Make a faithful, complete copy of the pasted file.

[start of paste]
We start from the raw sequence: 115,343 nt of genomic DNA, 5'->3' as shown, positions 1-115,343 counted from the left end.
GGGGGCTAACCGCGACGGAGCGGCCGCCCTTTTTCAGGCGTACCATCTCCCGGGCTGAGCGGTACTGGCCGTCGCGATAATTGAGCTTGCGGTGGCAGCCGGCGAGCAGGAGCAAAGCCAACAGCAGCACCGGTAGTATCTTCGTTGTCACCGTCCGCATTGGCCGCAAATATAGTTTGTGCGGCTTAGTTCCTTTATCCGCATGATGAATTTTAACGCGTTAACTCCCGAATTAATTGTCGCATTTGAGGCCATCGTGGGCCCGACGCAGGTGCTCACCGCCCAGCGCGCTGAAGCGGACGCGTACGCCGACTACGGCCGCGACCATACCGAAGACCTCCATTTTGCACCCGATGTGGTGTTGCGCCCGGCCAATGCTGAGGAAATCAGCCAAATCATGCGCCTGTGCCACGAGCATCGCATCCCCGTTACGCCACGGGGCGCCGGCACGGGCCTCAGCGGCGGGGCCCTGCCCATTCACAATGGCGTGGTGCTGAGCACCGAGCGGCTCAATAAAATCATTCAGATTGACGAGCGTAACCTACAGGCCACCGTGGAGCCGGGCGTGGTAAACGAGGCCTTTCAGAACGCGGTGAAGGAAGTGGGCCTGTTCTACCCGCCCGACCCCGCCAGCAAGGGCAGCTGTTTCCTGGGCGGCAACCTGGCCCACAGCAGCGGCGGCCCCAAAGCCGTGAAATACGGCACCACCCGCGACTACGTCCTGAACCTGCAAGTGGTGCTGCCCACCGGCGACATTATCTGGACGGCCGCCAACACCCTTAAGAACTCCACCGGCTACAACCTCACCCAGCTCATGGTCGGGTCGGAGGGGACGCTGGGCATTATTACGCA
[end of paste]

We start from the raw sequence: 115,343 nt of genomic DNA, 5'->3' as shown, positions 1-115,343 counted from the left end.
GGGGGCTAACCGCGACGGAGCGGCCGCCCTTTTTCAGGCGTACCATCTCCCGGGCTGAGCGGTACTGGCCGTCGCGATAATTGAGCTTGCGGTGGCAGCCGGCGAGCAGGAGCAAAGCCAACAGCAGCACCGGTAGTATCTTCGTTGTCACCGTCCGCATTGGCCGCAAATATAGTTTGTGCGGCTTAGTTCCTTTATCCGCATGATGAATTTTAACGCGTTAACTCCCGAATTAATTGTCGCATTTGAGGCCATCGTGGGCCCGACGCAGGTGCTCACCGCCCAGCGCGCTGAAGCGGACGCGTACGCCGACTACGGCCGCGACCATACCGAAGACCTCCATTTTGCACCCGATGTGGTGTTGCGCCCGGCCAATGCTGAGGAAATCAGCCAAATCATGCGCCTGTGCCACGAGCATCGCATCCCCGTTACGCCACGGGGCGCCGGCACGGGCCTCAGCGGCGGGGCCCTGCCCATTCACAATGGCGTGGTGCTGAGCACCGAGCGGCTCAATAAAATCATTCAGATTGACGAGCGTAACCTACAGGCCACCGTGGAGCCGGGCGTGGTAAACGAGGCCTTTCAGAACGCGGTGAAGGAAGTGGGCCTGTTCTACCCGCCCGACCCCGCCAGCAAGGGCAGCTGTTTCCTGGGCGGCAACCTGGCCCACAGCAGCGGCGGCCCCAAAGCCGTGAAATACGGCACCACCCGCGACTACGTCCTGAACCTGCAAGTGGTGCTGCCCACCGGCGACATTATCTGGACGGCCGCCAACACCCTTAAGAACTCCACCGGCTACAACCTCACCCAGCTCATGGTCGGGTCGGAGGGGACGCTGGGCATTATTACGCA